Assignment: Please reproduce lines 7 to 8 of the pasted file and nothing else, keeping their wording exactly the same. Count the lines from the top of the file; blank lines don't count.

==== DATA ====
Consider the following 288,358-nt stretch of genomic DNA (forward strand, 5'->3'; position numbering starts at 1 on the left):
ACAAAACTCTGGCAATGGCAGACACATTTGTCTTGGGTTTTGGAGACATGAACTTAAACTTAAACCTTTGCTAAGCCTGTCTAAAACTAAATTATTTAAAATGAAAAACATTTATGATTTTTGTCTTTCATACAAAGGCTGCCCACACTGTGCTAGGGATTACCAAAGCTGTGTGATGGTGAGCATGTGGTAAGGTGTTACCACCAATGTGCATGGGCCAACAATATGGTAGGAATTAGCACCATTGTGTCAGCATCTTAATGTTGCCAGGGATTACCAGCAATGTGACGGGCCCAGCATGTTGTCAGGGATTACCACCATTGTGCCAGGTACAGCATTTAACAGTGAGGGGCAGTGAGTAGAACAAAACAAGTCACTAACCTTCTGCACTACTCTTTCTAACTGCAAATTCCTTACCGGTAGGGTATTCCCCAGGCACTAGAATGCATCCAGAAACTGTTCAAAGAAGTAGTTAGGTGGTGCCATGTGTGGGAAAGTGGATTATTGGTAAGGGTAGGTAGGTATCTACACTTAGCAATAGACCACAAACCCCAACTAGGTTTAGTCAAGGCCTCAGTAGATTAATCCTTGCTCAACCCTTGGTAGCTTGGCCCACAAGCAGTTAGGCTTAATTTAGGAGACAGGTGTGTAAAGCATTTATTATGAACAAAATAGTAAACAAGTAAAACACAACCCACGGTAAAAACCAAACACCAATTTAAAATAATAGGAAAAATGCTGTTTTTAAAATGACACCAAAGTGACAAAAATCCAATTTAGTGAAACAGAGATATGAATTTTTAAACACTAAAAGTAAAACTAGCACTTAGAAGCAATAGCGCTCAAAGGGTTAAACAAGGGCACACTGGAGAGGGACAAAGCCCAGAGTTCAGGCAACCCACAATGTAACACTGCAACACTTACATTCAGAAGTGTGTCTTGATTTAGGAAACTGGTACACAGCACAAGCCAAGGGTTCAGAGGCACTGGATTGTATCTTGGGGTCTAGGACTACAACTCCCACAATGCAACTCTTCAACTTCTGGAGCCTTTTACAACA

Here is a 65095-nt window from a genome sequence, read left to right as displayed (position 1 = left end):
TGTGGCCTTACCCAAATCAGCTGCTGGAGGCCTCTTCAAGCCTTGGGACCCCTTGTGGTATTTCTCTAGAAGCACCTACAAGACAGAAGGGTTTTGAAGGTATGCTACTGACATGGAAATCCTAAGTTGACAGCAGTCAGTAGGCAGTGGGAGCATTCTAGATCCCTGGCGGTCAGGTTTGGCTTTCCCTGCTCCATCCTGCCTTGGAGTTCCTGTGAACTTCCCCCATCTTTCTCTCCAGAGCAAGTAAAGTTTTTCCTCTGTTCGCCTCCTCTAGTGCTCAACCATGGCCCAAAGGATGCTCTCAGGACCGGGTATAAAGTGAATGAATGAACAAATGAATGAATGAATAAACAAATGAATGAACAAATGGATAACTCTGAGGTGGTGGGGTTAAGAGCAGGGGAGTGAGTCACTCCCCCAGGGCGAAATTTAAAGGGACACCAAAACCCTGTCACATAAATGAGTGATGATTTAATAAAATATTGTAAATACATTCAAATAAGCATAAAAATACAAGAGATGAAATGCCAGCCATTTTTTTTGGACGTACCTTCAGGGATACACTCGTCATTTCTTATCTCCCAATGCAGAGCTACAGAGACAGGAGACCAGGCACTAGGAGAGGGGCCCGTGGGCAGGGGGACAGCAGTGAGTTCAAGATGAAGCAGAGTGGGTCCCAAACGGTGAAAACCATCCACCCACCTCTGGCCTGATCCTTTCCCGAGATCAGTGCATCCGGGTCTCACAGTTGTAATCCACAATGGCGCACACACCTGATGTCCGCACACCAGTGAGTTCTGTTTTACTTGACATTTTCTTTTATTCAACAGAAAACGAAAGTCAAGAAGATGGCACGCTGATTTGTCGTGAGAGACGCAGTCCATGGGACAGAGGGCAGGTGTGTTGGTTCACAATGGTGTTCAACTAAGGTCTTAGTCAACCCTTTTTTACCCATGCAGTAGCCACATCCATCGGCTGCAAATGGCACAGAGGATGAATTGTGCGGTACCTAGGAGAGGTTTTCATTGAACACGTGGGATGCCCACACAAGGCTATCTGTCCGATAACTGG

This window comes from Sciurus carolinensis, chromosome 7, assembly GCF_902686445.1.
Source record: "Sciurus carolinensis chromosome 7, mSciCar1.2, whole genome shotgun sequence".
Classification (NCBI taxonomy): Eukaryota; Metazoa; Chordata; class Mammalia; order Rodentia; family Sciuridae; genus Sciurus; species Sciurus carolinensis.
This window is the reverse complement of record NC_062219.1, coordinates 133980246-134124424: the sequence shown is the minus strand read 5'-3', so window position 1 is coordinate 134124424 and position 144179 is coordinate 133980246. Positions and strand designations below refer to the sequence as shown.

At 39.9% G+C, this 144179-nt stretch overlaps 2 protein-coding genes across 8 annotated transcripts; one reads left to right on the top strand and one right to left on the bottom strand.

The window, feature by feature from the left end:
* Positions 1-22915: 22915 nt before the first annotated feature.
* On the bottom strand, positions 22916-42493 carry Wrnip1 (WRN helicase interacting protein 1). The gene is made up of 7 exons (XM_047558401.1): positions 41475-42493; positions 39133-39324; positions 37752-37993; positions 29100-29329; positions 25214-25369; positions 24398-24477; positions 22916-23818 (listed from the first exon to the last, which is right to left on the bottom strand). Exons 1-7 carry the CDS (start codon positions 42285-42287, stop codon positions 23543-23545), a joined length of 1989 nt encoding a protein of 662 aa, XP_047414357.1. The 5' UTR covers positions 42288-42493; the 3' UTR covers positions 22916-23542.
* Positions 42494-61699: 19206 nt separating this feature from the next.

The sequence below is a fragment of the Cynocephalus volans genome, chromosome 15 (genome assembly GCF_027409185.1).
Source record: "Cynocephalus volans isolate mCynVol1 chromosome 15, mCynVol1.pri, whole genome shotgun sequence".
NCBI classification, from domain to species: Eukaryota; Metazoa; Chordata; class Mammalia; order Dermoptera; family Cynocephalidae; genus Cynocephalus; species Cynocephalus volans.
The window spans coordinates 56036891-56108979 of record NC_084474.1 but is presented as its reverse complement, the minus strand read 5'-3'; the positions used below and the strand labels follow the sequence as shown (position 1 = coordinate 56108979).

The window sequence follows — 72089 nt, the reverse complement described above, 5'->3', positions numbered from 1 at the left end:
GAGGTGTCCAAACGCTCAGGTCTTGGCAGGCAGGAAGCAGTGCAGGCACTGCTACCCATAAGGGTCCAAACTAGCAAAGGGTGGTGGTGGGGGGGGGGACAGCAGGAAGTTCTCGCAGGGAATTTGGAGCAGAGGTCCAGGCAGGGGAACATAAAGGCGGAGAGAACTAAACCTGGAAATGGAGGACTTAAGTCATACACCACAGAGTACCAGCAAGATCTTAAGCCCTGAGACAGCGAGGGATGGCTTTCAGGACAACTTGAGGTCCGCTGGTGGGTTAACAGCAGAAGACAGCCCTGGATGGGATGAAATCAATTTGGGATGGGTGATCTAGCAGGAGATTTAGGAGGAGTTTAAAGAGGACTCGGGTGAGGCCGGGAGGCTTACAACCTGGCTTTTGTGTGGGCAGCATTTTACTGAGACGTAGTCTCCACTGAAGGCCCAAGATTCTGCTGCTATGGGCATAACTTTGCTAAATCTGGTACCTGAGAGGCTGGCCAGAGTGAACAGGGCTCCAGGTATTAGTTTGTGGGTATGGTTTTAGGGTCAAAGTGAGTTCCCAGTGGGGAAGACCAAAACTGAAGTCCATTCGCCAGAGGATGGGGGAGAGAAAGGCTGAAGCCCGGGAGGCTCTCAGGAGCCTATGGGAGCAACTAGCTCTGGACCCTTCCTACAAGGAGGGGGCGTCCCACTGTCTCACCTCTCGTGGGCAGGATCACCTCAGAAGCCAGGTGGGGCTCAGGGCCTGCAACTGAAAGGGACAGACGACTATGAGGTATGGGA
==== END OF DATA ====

Classification (NCBI taxonomy): Eukaryota; Metazoa; Chordata; class Mammalia; order Rodentia; family Sciuridae; genus Sciurus; species Sciurus carolinensis.
This window is the reverse complement of record NC_062219.1, coordinates 133980246-134124424: the sequence shown is the minus strand read 5'-3', so window position 1 is coordinate 134124424 and position 144179 is coordinate 133980246. Positions and strand designations below refer to the sequence as shown.